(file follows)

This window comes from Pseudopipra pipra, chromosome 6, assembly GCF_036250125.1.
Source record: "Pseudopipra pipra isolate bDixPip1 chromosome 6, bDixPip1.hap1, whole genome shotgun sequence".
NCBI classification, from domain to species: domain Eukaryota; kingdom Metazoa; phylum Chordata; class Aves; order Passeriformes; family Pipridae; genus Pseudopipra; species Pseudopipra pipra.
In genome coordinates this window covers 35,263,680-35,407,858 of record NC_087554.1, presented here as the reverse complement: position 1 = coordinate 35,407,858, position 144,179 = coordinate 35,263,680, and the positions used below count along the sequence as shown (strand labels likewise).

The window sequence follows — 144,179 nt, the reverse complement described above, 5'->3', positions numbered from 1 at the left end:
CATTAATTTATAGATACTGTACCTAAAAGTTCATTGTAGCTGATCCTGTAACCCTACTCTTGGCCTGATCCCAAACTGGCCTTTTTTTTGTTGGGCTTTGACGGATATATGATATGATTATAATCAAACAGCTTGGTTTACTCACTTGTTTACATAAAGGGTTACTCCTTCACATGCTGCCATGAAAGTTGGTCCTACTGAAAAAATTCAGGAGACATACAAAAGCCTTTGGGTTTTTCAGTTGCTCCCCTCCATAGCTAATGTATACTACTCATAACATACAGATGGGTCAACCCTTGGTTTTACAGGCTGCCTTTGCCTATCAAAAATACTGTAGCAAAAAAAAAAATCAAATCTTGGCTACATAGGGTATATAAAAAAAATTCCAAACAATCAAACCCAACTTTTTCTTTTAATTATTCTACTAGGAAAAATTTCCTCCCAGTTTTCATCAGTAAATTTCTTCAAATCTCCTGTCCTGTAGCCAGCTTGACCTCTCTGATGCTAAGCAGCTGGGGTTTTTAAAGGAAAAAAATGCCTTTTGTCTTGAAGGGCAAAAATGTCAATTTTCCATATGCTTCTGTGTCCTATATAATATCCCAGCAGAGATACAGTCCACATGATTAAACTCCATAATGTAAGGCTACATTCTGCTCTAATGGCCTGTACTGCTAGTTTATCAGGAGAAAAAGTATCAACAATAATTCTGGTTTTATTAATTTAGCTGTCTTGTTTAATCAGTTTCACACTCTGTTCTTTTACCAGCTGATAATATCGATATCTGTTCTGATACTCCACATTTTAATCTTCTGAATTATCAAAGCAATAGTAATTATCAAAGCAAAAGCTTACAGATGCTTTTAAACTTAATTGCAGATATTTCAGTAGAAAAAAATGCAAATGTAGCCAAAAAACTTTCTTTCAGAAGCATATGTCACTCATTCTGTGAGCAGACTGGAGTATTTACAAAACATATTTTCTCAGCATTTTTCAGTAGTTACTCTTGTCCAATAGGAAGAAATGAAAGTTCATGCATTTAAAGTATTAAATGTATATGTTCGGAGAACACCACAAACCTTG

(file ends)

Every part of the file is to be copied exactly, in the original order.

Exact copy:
This window comes from Pseudopipra pipra, chromosome 6, assembly GCF_036250125.1.
Source record: "Pseudopipra pipra isolate bDixPip1 chromosome 6, bDixPip1.hap1, whole genome shotgun sequence".
NCBI classification, from domain to species: domain Eukaryota; kingdom Metazoa; phylum Chordata; class Aves; order Passeriformes; family Pipridae; genus Pseudopipra; species Pseudopipra pipra.
In genome coordinates this window covers 35,263,680-35,407,858 of record NC_087554.1, presented here as the reverse complement: position 1 = coordinate 35,407,858, position 144,179 = coordinate 35,263,680, and the positions used below count along the sequence as shown (strand labels likewise).

The window sequence follows — 144,179 nt, the reverse complement described above, 5'->3', positions numbered from 1 at the left end:
CATTAATTTATAGATACTGTACCTAAAAGTTCATTGTAGCTGATCCTGTAACCCTACTCTTGGCCTGATCCCAAACTGGCCTTTTTTTTGTTGGGCTTTGACGGATATATGATATGATTATAATCAAACAGCTTGGTTTACTCACTTGTTTACATAAAGGGTTACTCCTTCACATGCTGCCATGAAAGTTGGTCCTACTGAAAAAATTCAGGAGACATACAAAAGCCTTTGGGTTTTTCAGTTGCTCCCCTCCATAGCTAATGTATACTACTCATAACATACAGATGGGTCAACCCTTGGTTTTACAGGCTGCCTTTGCCTATCAAAAATACTGTAGCAAAAAAAAAAATCAAATCTTGGCTACATAGGGTATATAAAAAAAATTCCAAACAATCAAACCCAACTTTTTCTTTTAATTATTCTACTAGGAAAAATTTCCTCCCAGTTTTCATCAGTAAATTTCTTCAAATCTCCTGTCCTGTAGCCAGCTTGACCTCTCTGATGCTAAGCAGCTGGGGTTTTTAAAGGAAAAAAATGCCTTTTGTCTTGAAGGGCAAAAATGTCAATTTTCCATATGCTTCTGTGTCCTATATAATATCCCAGCAGAGATACAGTCCACATGATTAAACTCCATAATGTAAGGCTACATTCTGCTCTAATGGCCTGTACTGCTAGTTTATCAGGAGAAAAAGTATCAACAATAATTCTGGTTTTATTAATTTAGCTGTCTTGTTTAATCAGTTTCACACTCTGTTCTTTTACCAGCTGATAATATCGATATCTGTTCTGATACTCCACATTTTAATCTTCTGAATTATCAAAGCAATAGTAATTATCAAAGCAAAAGCTTACAGATGCTTTTAAACTTAATTGCAGATATTTCAGTAGAAAAAAATGCAAATGTAGCCAAAAAACTTTCTTTCAGAAGCATATGTCACTCATTCTGTGAGCAGACTGGAGTATTTACAAAACATATTTTCTCAGCATTTTTCAGTAGTTACTCTTGTCCAATAGGAAGAAATGAAAGTTCATGCATTTAAAGTATTAAATGTATATGTTCGGAGAACACCACAAACCTTG